What is the secret ingredient to generating employee engagement? This question has stumped HR since the beginning. Numerous consultants and experts claim that they have the answers, but the silver bullet to slay one of HR’s biggest concerns still remains a mystery.
A 2014 Gallup survey found that only around 34% of employees were actively engaged. Fast forward to December 2016 and Gallup’s new survey reveals that 34.3% of employees are actively engaged. It is remarkable that over the course of two years, employee engagement has remained relatively stagnant.
This begs a question: why are companies investing so much time and money into employee engagement ideas that are proving fruitless?
John Hollon, a nationally recognized expert on talent management and HR, suggests taking a laissez faire approach. In one of his articles, he concludes with, “Yes, it’s high time we gave up the ghost in this push to improve [employee engagement] and focus instead on building strong cultures and treating employees better. Get that right and you won’t need to worry about engagement, because engagement will take care of itself.”
If this is true, then exactly how will building a strong culture solve employee engagement? It begins with step one in the employee lifecycle, the hiring process.
Attracting the Right Talent
If a business has established principles of company culture, then HR, recruiters, hiring managers and all other parties involved in onboarding process, know the kind of employee that would make the best fit. For companies still developing their culture, establish a set of qualities that a future employee would need to succeed in your company, then don’t compromise on those traits. Search through every LinkedIn profile if you need to, because if you set realistic standards, then your ideal employee is somewhere out there.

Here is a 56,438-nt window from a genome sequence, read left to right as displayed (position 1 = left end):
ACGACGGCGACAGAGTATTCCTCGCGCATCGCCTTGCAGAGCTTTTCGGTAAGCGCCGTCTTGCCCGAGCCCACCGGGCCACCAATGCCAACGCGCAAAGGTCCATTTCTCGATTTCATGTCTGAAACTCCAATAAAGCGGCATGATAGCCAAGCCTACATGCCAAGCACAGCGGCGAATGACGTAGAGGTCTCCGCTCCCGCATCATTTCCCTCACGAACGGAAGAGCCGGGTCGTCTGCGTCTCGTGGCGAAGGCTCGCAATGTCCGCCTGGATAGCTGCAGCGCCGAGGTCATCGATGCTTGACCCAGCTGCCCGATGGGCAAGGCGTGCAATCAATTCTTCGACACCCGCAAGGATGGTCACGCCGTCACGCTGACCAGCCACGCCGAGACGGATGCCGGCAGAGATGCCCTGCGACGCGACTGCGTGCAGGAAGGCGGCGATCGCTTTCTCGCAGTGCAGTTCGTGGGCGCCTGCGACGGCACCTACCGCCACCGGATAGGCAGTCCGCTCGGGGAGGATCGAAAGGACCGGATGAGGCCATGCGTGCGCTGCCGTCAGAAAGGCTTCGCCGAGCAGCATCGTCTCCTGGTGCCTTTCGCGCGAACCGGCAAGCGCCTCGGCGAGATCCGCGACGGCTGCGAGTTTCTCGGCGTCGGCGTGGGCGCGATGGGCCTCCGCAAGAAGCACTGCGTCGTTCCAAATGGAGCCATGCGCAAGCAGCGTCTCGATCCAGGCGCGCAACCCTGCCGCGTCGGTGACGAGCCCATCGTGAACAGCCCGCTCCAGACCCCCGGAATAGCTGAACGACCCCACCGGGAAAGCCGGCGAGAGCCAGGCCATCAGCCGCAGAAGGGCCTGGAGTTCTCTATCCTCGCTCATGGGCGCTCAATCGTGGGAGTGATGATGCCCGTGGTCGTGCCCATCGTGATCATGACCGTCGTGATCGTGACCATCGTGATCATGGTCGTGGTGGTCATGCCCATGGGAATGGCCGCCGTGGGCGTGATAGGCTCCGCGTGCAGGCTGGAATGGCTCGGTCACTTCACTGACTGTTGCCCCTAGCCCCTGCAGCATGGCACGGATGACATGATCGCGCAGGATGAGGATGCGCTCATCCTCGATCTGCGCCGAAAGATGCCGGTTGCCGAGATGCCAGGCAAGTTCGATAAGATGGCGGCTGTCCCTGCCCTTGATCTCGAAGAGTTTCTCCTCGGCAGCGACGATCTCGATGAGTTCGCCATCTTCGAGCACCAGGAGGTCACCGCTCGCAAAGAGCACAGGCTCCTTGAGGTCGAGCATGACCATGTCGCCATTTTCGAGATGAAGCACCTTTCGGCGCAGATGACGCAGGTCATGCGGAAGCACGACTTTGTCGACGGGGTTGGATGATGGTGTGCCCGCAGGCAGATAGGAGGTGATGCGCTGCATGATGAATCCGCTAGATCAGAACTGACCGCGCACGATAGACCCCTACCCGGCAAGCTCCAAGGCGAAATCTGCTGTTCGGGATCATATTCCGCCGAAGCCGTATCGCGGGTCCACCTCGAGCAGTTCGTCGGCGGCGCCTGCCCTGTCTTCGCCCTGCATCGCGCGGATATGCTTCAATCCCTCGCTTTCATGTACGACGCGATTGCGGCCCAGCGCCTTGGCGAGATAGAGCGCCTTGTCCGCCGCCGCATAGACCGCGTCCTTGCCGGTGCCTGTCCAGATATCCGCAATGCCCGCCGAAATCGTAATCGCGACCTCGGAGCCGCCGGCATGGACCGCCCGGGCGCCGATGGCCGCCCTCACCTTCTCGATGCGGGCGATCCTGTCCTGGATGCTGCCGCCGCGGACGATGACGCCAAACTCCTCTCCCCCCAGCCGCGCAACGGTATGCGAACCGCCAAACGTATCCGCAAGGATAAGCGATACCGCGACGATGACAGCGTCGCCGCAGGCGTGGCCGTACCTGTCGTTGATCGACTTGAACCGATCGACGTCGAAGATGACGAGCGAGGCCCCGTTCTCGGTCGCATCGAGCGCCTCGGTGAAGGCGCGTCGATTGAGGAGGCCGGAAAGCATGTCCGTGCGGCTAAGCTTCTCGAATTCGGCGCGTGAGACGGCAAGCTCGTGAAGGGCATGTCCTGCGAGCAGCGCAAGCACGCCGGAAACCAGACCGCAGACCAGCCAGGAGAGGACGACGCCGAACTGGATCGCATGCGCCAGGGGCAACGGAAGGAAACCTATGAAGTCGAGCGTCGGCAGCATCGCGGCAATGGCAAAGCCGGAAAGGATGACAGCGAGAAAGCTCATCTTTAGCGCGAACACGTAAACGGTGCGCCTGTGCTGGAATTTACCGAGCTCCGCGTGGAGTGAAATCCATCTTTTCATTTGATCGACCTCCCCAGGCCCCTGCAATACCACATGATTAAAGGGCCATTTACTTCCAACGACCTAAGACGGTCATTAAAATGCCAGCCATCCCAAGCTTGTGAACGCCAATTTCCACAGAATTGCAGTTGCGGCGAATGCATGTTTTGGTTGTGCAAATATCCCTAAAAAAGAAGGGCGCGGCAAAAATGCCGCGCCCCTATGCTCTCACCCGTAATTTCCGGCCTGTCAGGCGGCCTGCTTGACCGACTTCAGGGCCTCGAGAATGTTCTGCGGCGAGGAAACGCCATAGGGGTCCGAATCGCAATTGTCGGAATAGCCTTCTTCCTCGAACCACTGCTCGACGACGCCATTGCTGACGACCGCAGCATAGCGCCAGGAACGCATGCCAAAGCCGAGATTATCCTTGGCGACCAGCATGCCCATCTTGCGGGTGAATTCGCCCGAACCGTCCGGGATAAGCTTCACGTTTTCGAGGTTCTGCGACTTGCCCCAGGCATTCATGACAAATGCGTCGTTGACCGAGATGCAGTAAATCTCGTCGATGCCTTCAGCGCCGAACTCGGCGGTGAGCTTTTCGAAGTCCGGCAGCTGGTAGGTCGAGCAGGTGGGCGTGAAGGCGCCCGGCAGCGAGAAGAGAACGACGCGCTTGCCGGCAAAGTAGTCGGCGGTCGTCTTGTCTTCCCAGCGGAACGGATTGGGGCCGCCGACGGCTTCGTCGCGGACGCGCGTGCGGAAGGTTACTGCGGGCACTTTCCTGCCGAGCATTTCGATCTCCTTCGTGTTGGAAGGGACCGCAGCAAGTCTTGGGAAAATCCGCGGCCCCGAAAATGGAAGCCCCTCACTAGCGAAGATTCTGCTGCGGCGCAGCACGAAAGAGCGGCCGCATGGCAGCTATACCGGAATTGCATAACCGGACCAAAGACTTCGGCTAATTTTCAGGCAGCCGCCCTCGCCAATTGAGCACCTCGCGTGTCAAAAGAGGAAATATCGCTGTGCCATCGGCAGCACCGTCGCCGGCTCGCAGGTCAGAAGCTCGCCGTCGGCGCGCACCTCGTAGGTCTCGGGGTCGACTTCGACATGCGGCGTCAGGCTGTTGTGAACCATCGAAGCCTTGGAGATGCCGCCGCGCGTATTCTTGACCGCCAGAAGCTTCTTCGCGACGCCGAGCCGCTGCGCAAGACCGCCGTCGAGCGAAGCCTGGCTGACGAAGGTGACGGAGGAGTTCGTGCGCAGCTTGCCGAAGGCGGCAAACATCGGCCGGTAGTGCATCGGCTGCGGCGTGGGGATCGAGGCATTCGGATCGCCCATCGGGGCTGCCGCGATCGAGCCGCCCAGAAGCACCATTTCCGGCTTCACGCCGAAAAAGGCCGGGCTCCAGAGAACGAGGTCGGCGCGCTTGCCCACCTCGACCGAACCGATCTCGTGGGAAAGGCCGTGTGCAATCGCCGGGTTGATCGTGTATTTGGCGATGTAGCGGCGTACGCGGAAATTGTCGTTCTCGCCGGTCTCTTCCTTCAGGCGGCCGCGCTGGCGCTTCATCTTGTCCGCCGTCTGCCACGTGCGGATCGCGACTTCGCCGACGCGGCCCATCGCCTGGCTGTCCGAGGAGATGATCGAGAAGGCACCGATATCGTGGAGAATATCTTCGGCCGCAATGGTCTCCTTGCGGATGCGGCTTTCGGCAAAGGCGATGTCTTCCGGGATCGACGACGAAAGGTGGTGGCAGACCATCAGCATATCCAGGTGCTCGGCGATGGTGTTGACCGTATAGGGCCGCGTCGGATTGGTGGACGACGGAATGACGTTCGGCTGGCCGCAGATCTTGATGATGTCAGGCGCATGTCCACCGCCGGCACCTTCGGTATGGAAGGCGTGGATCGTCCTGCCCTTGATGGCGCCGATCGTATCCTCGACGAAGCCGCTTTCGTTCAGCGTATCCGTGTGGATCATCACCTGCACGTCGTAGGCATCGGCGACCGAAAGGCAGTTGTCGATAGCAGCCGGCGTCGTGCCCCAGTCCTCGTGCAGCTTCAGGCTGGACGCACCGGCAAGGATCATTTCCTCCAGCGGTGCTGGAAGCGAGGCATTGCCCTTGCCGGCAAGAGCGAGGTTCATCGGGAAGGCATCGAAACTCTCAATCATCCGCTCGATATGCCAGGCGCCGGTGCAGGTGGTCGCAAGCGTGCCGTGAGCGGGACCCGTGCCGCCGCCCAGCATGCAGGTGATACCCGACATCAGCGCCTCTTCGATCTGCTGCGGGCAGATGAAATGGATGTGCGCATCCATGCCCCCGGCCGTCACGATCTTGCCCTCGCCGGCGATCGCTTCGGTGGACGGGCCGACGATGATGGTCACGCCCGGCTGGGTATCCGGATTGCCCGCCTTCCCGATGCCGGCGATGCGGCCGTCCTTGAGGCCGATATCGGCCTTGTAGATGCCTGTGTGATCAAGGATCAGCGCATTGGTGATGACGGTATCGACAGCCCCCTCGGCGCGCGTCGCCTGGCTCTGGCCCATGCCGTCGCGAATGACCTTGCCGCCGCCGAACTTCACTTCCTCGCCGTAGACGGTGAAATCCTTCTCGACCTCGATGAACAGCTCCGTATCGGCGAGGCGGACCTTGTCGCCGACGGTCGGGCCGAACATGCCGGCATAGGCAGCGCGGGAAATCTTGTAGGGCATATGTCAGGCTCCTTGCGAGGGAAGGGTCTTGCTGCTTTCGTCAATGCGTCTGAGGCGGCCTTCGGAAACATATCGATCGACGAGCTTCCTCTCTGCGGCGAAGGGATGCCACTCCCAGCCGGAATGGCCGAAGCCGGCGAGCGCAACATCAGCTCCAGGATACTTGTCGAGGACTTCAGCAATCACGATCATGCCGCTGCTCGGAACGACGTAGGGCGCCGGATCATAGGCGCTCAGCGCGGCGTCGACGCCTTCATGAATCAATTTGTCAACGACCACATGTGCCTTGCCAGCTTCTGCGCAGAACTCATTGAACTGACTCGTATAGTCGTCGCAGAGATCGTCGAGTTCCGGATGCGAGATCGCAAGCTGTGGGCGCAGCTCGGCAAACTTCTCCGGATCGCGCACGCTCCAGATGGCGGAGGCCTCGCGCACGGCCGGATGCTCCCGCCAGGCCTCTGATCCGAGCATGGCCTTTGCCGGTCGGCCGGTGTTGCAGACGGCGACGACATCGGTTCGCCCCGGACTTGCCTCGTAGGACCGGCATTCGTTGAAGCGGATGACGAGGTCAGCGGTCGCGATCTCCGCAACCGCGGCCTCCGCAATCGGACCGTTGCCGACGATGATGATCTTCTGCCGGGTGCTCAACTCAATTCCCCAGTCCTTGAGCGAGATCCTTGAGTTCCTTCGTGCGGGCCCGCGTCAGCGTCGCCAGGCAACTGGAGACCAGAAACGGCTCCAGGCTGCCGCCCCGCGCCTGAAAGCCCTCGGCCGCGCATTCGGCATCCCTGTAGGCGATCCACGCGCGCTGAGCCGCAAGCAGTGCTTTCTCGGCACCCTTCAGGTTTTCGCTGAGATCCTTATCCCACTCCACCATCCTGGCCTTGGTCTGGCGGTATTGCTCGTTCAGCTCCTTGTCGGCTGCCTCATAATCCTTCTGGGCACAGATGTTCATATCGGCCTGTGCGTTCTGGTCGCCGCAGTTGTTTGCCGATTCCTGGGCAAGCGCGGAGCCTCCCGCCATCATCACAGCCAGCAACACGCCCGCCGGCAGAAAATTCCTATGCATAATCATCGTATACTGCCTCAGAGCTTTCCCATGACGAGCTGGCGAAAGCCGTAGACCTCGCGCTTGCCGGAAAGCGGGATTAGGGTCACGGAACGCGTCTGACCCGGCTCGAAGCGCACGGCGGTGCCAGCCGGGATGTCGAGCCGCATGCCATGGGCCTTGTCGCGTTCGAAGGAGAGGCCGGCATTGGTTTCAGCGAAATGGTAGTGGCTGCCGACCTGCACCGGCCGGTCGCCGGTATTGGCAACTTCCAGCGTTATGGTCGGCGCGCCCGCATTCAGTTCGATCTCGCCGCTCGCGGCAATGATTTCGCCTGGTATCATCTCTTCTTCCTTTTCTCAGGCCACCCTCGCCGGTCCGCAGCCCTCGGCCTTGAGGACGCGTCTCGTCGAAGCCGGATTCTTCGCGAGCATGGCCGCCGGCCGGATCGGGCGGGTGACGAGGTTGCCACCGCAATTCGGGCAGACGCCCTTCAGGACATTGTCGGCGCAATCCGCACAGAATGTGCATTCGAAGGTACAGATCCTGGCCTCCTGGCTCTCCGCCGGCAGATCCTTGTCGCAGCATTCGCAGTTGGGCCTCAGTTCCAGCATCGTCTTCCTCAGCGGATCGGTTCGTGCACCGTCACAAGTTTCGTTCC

The Onboarding Process
The next step to a good culture is improving the onboarding process. When an employee first enters the workplace, what is their experience like? Are they greeted by coworkers, did management take them out to lunch, how comfortable did they seem? First impressions carry a lot of weight. If an employee has a mediocre or negative first experience, then the odds of them having mediocre or negative days in the future increases.
A learning environment needs to be established in the workplace, especially with managers. How much HR interacts with everyday employees varies by company, but someone employees have regular contact with is their managers. Gallup mentions two strategies for developing better employee-manager relations.
First, encourage managers to ask for help. HR is the department equipped with the knowledge of how to successfully engage employees. Finance or sales managers may not have the same expertise. For a variety of reasons, managers are often afraid to ask questions and learn how they can improve employee engagement. Foster a learning environment among managers and help them understand the impact that management has on engagement.
The second strategy is to provide real assistance to managers. This involves coaching, training, and support from HR. The principles of successful management are rarely naturally-occurring traits.
Foundations of Culture
Low employee engagement is caused by several factors, but one of the most influential is company culture. Strategies for improving employee engagement, like rewards and incentives, may not be the cure that businesses are seeking. Businesses could be losing resources and time on solving their engagement issues rather than developing company culture. With the right solution, HR can hold the keys to a successful foundation of which engagement is built upon. With focus on strengthening company culture by incorporating value-added hiring experience and developing better employee-manager relations, companies can naturally expect a significant improvement in employee engagement.
About the Author
Andrew is a marketing Communications Specialist for Zuman, the one solution for HR, payroll, and benefits administration that supports growing small to midsize businesses.More Content by Andrew Larsen